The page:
I won the Alter argument (mostly, I suspect, because I managed to exhaust the opposition), and had some vindication Monday night when I attended a discussion at the New York Public Library with the legendary New Yorker writer John McPhee. Now 87, McPhee has made a career writing popular magazine articles and books about highly specialized subjects: geology, ecology, nuclear energy, sports. At Monday’s event McPhee’s interviewer, Paul Holdengraber, read a letter from McPhee to his late editor at the New York Review of Books, Robert Silvers. In it McPhee argues for the specialized vocabulary in one of his geology essays. Silvers apparently worried that the particular jargon of geology — anticlines, synclines, migmatite, terrane — would be a turnoff for general readers. McPhee argued, at length, that readers would figure the words out in context, or could reach for a dictionary. Explaining each word would hobble the prose, and omitting them would mean losing credibility in the science community.
But McPhee is also aware of the limits of insidery-ness. On Monday and in his recent how-to book “Draft No. 4,” McPhee said that writers can’t assume that they share “frames of reference” with their readers. He points out how young people haven’t heard of once-household names like Elizabeth Taylor and Cassius Clay.
“[C]ollective vocabulary and common points of reference are not only dwindling now but have been for centuries,” he wrote.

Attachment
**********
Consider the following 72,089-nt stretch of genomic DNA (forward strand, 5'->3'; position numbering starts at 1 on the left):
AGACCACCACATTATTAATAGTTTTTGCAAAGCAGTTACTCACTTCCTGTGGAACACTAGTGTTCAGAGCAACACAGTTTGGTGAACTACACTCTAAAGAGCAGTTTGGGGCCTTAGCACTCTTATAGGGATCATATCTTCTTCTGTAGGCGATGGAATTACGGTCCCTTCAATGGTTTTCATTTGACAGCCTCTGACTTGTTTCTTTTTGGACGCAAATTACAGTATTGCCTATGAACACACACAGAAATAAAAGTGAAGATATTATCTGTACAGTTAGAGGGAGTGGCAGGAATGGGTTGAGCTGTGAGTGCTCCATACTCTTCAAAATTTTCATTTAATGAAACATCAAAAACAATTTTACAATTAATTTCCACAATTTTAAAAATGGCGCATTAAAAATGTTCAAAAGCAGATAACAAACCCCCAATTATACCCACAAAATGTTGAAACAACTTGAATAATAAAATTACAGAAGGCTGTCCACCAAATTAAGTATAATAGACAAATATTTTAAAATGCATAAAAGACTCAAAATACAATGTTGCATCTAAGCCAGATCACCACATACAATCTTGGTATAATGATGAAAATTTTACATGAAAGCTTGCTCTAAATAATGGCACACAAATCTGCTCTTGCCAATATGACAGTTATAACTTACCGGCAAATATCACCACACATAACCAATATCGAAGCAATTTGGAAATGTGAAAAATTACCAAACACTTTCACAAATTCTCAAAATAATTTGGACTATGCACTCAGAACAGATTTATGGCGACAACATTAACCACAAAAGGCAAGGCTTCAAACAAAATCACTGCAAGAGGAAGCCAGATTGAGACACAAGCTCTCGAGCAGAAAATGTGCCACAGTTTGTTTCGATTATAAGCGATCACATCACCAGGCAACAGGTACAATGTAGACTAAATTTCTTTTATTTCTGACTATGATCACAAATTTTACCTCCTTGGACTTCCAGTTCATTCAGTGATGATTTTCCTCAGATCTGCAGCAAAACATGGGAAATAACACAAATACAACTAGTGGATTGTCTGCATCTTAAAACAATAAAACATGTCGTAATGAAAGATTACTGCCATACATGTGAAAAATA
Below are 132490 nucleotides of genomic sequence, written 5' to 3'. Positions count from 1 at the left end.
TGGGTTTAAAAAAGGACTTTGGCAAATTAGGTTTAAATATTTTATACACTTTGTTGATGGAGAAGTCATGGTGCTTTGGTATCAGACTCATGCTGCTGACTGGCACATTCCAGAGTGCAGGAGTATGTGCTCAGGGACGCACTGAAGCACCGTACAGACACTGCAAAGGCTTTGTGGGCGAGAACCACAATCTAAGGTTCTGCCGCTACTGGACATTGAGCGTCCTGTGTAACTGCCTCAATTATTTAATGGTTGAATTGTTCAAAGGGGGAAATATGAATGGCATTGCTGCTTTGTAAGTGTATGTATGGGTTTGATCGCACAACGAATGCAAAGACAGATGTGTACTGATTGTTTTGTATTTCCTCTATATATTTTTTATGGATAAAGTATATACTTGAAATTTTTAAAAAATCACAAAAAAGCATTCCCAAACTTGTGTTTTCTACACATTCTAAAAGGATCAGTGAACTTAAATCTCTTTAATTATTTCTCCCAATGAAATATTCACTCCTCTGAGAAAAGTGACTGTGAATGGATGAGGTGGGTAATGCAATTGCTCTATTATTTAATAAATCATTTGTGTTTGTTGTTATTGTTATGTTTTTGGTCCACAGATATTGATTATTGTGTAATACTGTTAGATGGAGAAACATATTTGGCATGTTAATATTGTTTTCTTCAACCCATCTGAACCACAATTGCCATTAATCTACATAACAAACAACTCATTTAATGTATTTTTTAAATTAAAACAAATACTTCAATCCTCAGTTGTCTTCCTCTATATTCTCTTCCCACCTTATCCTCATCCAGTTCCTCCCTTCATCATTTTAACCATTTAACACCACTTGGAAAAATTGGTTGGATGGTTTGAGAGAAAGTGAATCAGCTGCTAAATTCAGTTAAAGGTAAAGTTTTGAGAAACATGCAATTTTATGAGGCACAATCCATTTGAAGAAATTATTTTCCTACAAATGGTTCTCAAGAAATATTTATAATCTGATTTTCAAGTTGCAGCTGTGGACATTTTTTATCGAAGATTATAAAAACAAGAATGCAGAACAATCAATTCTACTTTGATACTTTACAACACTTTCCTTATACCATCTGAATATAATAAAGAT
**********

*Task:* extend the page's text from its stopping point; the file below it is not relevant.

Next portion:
Sarah Bunin Benor, a scholar of Jewish language at Hebrew Union College-Jewish Institute of Religion, once used our archive to note the changing use of Jewish vocabulary at JTA and the Jewish community in general. Her study found, paradoxically, that the use of certain Hebrew and Yiddish words — such as shul, daven and chutzpah — actually increased even as the American Jewish community itself became more assimilated. (A JTA dispatch from 1924, by contrast, described a synagogue’s contents as the “Ark of the Law, the Scrolls of the Law, the Reader’s desk, and the seats” — not a Hebrew or Yiddish term among them.)
Benor also demonstrated how the Reform movement became increasingly comfortable with a Hebrew vocabulary, with words like mitzvot (commandments, good deeds), aliyah (immigration to Israel) and tikkun olam (social action) appearing more frequently in its documents. The changes suggest that “three generations after the mass wave of immigration, Jews felt comfortable enough in America to express more distinctiveness in their in-group language,” she wrote.
How much of that distinctiveness should be expressed by a Jewish news service — or, for that matter, by a synagogue rabbi, a Hillel director or a Jewish novelist?
The trick is hitting on a vocabulary that flatters the intelligence of readers without leaving them behind or on the outside. In fact, that should probably be the guiding principle of any Jewish organization or service looking to “engage” young or disaffected people. And it is up to the “engagers” to keep up on the fluidity of frames of reference and note how the collective vocabulary keeps changing.
Otherwise it’s, you know, a bizbuz zman mukhlat.